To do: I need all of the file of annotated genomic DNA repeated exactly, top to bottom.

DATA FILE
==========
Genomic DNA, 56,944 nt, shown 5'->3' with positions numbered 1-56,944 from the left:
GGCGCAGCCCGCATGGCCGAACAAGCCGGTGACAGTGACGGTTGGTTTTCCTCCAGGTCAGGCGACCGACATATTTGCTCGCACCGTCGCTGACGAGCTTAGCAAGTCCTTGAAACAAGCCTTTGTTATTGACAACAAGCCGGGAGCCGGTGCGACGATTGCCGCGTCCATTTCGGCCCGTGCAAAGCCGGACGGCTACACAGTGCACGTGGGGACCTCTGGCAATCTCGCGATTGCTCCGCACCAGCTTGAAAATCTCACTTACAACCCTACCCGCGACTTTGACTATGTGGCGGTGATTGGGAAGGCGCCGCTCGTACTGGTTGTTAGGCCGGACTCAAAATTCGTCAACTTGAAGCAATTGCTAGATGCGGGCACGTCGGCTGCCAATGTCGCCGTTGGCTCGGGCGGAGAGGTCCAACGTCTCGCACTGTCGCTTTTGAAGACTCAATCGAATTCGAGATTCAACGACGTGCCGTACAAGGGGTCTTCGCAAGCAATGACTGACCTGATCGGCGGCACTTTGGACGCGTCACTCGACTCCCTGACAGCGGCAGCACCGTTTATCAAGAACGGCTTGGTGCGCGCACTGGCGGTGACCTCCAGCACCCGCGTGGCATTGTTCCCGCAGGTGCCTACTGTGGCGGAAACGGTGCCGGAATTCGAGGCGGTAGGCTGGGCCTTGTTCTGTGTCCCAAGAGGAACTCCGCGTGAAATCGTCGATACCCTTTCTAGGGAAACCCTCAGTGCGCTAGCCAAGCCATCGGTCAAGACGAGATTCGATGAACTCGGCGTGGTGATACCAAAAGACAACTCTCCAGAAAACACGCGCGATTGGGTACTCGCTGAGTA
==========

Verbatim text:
Genomic DNA, 56,944 nt, shown 5'->3' with positions numbered 1-56,944 from the left:
GGCGCAGCCCGCATGGCCGAACAAGCCGGTGACAGTGACGGTTGGTTTTCCTCCAGGTCAGGCGACCGACATATTTGCTCGCACCGTCGCTGACGAGCTTAGCAAGTCCTTGAAACAAGCCTTTGTTATTGACAACAAGCCGGGAGCCGGTGCGACGATTGCCGCGTCCATTTCGGCCCGTGCAAAGCCGGACGGCTACACAGTGCACGTGGGGACCTCTGGCAATCTCGCGATTGCTCCGCACCAGCTTGAAAATCTCACTTACAACCCTACCCGCGACTTTGACTATGTGGCGGTGATTGGGAAGGCGCCGCTCGTACTGGTTGTTAGGCCGGACTCAAAATTCGTCAACTTGAAGCAATTGCTAGATGCGGGCACGTCGGCTGCCAATGTCGCCGTTGGCTCGGGCGGAGAGGTCCAACGTCTCGCACTGTCGCTTTTGAAGACTCAATCGAATTCGAGATTCAACGACGTGCCGTACAAGGGGTCTTCGCAAGCAATGACTGACCTGATCGGCGGCACTTTGGACGCGTCACTCGACTCCCTGACAGCGGCAGCACCGTTTATCAAGAACGGCTTGGTGCGCGCACTGGCGGTGACCTCCAGCACCCGCGTGGCATTGTTCCCGCAGGTGCCTACTGTGGCGGAAACGGTGCCGGAATTCGAGGCGGTAGGCTGGGCCTTGTTCTGTGTCCCAAGAGGAACTCCGCGTGAAATCGTCGATACCCTTTCTAGGGAAACCCTCAGTGCGCTAGCCAAGCCATCGGTCAAGACGAGATTCGATGAACTCGGCGTGGTGATACCAAAAGACAACTCTCCAGAAAACACGCGCGATTGGGTACTCGCTGAGTA